This begins with a tale of two kids. Let’s call one kid Tom and the other Joe. Tom belongs to a Boy Scout troop that meets once a week, and he loves being a part of the troop. Every week he is fully engaged in the project or activity, raises his hand to ask questions, and beams with pride over even his smallest accomplishments. At the end of every meeting, as Tom is saying goodbye to his troop leader, he says, “Thank you so much! I had so much fun, and I learned something new. Can’t wait until next week.” Tom’s gratitude is palpable, and it validates all the hours that the leaders pour into the meetings.
Then there’s Joe. For the most part, Joe has a pretty good life. He’s got two parents who love him and love each other, and he has a fairly good relationship with his siblings. Joe’s parents work hard to give him as much as they can. He takes music lessons, has lots of toys, and gets to take annual family vacations. But for Joe, it always seems like life never gives him enough. When a group of friends invite him to a movie, he argues about which movie to see. If someone offers him a cookie, he wants to know why he can’t have two. If his parents take him to an amusement park, he pouts when they won’t buy him a souvenir.
Now let us ask you, the reader — which boy would you want living in your house?
Being thankful is really an art in the sense that gratitude brings beauty, and it adds significance to people and circumstances. A grateful heart is at peace. It values people over things and finds joy in nearly every situation.
On the flip side, an ungrateful heart feels self-entitled and is perpetually disappointed.
Some kids are born with an extra helping of appreciation, and others have to work at it, but the bottom line is this: as parents, we need to intentionally cultivate an attitude of gratitude in our kids.
It Starts with Us
You’ve probably heard the saying that more is caught than taught. Most people would probably say that they do a fairly good job of modeling gratitude by regularly saying please and thank you. And they would probably be right.
But just in case you need a little reminder, be sure to thank everyone! Thank the drive-thru people, the cashier, the people who hold doors open for you, and the coach of your child’s baseball team every time there’s a practice.
Smile at every one of their faces and look into every pair of eyes! Then turn to your kids, and have them thank those people too. Kids learn what they live, and in no time flat, you’ll have little gratitude machines.
But let’s take it even a step further. When it comes to appreciation, let’s go after excellence! Instead of simply thanking your waitress, say something specific about her service that you especially appreciated.
Occasionally, out of the blue, have the kids make thank you cards and maybe even small homemade gifts. Put them all in a cute basket and include a $10 gift card to Starbucks, and give it to your pastor as a token of gratitude for all he does for the church, your family and the community. Every Friday, park your car instead of waiting in the pick up line at your child’s school. Go in and ask what you can do to help them clean up for the week, and let them know that you appreciate the work they’re doing for your child.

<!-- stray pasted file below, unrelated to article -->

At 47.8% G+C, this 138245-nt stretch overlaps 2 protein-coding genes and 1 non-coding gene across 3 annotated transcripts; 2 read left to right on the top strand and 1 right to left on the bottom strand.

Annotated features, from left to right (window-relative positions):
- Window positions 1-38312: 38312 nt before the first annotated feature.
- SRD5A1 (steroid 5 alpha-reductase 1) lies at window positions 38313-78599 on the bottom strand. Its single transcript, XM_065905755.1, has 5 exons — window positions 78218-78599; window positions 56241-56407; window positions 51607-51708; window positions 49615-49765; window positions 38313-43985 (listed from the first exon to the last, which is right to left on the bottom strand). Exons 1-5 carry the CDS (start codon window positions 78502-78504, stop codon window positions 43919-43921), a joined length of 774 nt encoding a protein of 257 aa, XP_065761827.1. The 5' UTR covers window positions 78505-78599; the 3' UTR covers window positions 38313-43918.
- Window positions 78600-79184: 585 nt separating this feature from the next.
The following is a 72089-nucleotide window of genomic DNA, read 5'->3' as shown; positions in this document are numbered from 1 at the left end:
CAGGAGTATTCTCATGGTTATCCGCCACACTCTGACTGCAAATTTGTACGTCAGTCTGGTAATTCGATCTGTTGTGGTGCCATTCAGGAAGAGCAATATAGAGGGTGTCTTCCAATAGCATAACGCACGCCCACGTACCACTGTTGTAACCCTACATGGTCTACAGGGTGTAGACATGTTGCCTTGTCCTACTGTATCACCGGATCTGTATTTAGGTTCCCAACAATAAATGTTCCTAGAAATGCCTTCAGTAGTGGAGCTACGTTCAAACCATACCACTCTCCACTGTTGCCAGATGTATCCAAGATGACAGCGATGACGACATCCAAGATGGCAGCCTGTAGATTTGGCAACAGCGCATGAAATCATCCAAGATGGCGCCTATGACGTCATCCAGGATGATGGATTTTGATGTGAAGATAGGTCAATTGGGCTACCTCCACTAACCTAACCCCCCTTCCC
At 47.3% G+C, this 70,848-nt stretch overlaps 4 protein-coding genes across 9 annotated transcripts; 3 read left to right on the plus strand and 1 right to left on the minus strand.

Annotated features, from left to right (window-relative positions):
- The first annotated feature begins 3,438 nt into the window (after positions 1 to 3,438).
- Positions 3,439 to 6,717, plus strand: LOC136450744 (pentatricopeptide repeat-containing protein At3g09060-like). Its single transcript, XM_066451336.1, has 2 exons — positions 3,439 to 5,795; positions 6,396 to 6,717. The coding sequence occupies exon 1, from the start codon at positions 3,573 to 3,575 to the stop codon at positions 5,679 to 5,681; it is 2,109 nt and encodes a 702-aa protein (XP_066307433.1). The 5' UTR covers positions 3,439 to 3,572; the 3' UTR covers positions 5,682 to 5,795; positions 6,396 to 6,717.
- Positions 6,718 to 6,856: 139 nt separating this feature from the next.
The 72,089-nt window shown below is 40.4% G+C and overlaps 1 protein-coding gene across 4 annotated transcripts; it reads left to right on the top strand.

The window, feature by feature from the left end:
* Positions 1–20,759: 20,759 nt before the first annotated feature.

And how about showing our kids that same level of gratitude. Aren’t we so grateful that these young people are in our lives? When they do something special, are we pouring out appreciation? Let’s lavish them in genuine gratitude for who they are and what they do. Then they’ll know firsthand how good it feels to be appreciated.
The Greater Role of Gratefulness
Ultimately, gratitude is the antithesis of selfishness. When we teach our children to value and appreciate people, we teach them empathy, compassion and a general regard for humanity. We remind them that they are part of a community, and they have responsibility in that community.
Lessons of appreciation help our kids become aware of other people’s time and money and effort, and they teach our kids to focus on what they have and not what they lack, which ultimately helps fight against entitlement. When kids are grateful for every breath they take, they are not likely to also feel like the world owes them something.
About 11 years ago (Jenni speaking), I took my preschool daughter to a mommy and me class, and I overheard a conversation between a mom and a little girl that I’ll never forget. I could tell by their clothing and accessories and the car they drove that this family was wealthy. As they were working together on a craft project, the mom was saying, “You are so lucky to get to go to a class like this! You have lots of friends and a wonderful teacher here to help you. You get to make pretty projects and play with toys. You are so lucky.”
I was deeply impressed by this mom’s deliberate attempt to cultivate a heart of gratitude in her young daughter. And I realized then that so much of this training happens in conversation with our kids, as we draw their attention to the many blessings in their lives.
If you’re looking for a fun way to raise the bar of appreciation in your home, consider starting a Family Book. Just get a Composition Journal and leave it somewhere central. As things happen (holidays, vacations, visitors, parties, etc.) encourage family members to write down things that they’re grateful for while they’re actually feeling thankful. They can also write down fun memories and funny things that family members said. Then, you could pull out the book once in a while and read through it together. It will be a reminder of all that you have to be grateful for, and when it’s full, you’ll have a treasured family keepsake.